BRICS Calls For Middle East to Ditch US Dollar

Vinod Dsouza
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Source: / Arseniy45

Tensions in the Middle East are escalating after Iran launched over 300 missile drone attacks against Israel on Sunday. The Iron Dome intercepted all the Iranian missiles but the situation remains grim with growing threats of war. Amid the Iran and Israel conflict, BRICS has called for the Middle East to ditch the US dollar for oil settlements.

Also Read: 3 New Countries Express Interest To Join BRICS

Russian President Vladimir Putin urged countries in the Middle East to teach Israel and the US a lesson. BRICS member Russia explained that ditching the US dollar for oil payments can bring America and Israel to a standstill. Read here to know how many sectors in the US will be affected if BRICS ditches the dollar for trade.

Also Read: US Loses Control, BRICS Becoming Mouthpiece of Non-Western Countries

BRICS Urges Middle East To Stop Accepting the US Dollar For Oil Payments

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Source: / ShutterStock

The BRICS alliance strategically inducted oil-producing countries into the alliance this year in 2024. Oil-producing nations like the UAE, Egypt, Ethiopia, and Iran are now a part of the bloc. The alliance has also invited Saudi Arabia into the grouping but the Kingdom is yet to provide its decision.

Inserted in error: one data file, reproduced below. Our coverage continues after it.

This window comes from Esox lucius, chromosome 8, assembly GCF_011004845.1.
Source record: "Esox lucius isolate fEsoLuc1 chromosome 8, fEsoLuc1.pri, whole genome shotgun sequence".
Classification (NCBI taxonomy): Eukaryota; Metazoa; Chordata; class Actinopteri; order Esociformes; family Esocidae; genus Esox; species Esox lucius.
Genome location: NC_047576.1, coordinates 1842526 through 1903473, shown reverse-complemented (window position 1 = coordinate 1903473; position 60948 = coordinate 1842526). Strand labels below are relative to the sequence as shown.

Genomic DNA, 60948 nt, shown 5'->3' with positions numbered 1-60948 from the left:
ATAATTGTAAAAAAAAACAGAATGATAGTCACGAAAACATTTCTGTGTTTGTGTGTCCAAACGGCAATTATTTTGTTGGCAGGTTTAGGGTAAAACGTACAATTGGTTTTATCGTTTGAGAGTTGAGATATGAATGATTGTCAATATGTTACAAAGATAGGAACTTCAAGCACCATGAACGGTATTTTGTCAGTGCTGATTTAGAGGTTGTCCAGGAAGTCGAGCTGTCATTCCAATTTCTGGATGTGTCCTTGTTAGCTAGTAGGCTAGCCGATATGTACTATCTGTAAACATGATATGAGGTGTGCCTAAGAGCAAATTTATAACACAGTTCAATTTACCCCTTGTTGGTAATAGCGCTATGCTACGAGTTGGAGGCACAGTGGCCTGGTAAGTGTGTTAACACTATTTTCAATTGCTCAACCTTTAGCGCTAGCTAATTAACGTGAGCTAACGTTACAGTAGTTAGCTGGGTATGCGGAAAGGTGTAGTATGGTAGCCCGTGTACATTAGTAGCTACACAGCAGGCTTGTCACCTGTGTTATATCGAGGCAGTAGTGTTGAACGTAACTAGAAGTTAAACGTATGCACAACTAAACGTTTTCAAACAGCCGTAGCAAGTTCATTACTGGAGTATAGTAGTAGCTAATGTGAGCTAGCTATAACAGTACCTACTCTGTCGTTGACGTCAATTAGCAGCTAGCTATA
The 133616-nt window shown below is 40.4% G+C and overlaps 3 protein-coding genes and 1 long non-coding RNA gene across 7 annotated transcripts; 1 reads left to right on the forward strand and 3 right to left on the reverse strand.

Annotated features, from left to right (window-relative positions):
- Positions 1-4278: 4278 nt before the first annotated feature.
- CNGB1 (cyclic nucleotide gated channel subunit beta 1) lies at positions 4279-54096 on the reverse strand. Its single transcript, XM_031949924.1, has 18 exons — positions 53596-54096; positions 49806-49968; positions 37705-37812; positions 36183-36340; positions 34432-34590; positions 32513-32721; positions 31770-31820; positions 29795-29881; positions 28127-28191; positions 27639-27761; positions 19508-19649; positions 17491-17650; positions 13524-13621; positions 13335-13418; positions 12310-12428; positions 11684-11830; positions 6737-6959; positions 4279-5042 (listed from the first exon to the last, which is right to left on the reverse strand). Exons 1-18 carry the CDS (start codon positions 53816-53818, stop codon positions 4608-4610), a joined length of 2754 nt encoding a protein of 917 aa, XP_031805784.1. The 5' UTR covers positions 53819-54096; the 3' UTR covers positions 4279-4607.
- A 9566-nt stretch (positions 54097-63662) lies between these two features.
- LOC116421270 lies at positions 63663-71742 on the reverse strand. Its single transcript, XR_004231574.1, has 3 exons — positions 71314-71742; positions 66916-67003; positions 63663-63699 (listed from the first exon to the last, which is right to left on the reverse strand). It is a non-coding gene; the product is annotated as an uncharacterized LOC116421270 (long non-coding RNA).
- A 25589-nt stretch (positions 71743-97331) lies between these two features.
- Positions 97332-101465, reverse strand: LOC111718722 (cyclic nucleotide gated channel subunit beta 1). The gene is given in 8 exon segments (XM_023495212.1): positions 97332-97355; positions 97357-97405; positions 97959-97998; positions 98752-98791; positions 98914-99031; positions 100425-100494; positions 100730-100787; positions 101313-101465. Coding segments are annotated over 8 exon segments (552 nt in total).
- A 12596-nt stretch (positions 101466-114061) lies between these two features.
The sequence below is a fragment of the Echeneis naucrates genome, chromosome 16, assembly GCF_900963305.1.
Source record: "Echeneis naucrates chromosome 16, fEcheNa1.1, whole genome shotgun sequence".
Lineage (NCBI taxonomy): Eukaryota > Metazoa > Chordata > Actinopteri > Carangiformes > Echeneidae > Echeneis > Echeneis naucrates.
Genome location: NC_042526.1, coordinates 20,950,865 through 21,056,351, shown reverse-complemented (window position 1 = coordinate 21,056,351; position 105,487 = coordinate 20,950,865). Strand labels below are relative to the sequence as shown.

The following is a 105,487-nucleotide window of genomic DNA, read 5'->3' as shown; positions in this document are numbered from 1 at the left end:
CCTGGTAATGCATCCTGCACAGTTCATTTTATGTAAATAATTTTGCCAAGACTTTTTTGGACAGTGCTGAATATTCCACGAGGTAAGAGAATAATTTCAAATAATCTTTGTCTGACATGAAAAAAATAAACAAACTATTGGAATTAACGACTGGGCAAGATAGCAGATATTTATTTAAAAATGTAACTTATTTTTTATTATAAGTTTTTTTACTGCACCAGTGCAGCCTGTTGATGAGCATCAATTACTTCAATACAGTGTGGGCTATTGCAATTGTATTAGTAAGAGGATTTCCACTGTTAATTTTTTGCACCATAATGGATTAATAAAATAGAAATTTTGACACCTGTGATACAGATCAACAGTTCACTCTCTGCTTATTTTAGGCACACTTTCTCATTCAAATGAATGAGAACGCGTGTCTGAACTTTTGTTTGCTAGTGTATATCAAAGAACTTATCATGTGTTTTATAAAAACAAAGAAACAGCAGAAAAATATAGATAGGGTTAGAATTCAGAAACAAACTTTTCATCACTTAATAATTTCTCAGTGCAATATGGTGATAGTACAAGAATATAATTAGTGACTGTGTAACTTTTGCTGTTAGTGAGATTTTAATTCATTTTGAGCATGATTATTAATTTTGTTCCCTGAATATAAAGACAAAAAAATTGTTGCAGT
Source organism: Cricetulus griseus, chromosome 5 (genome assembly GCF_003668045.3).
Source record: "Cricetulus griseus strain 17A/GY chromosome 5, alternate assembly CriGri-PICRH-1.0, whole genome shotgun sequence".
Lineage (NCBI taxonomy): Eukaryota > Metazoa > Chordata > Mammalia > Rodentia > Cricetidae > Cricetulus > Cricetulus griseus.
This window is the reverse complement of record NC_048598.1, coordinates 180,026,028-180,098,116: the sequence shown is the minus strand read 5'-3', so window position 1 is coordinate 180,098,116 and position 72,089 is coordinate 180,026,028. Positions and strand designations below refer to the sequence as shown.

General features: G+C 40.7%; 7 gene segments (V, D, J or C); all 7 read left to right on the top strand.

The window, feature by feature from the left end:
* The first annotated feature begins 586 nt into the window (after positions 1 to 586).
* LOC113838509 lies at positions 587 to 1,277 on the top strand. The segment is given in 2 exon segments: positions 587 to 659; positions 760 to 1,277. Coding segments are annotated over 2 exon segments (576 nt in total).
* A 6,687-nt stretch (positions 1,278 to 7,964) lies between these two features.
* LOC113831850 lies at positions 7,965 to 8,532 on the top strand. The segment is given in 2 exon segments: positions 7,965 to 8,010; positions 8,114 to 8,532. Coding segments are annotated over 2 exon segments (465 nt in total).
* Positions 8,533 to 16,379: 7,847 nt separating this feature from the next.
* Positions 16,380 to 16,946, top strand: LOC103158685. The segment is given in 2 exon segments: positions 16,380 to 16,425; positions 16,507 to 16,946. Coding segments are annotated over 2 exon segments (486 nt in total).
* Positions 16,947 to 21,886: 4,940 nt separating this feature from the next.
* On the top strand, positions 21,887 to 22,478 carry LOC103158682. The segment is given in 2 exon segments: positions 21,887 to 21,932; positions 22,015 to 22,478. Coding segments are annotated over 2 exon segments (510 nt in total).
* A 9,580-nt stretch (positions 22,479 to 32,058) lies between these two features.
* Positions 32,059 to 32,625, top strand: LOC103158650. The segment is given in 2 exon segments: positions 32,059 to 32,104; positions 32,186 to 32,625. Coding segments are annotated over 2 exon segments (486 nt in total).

Also Read: US Reacts to Middle East Countries Joining BRICS

BRICS aims to topple the US dollar by making oil-exporting countries accept local currencies for oil and gas cross-border payments. If Saudi Arabia joins the bloc, the grouping will be stronger and can gain command of the global oil and energy sector.

Putin stressed that the Middle East and its oil sector hold the power to diminish the US dollar’s global supremacy. “If oil producers in the Middle East stop using the US dollar, it will be the end of the dollar,” he said.

Also Read: BRICS: China & Russia Announce Major Partnership

However, Middle Eastern countries are yet to pay heed to the BRICS call to use local currencies for oil settlements. The US dollar is widely accepted as payment for oil and gas and local currencies only form a small part of all trade and transactions.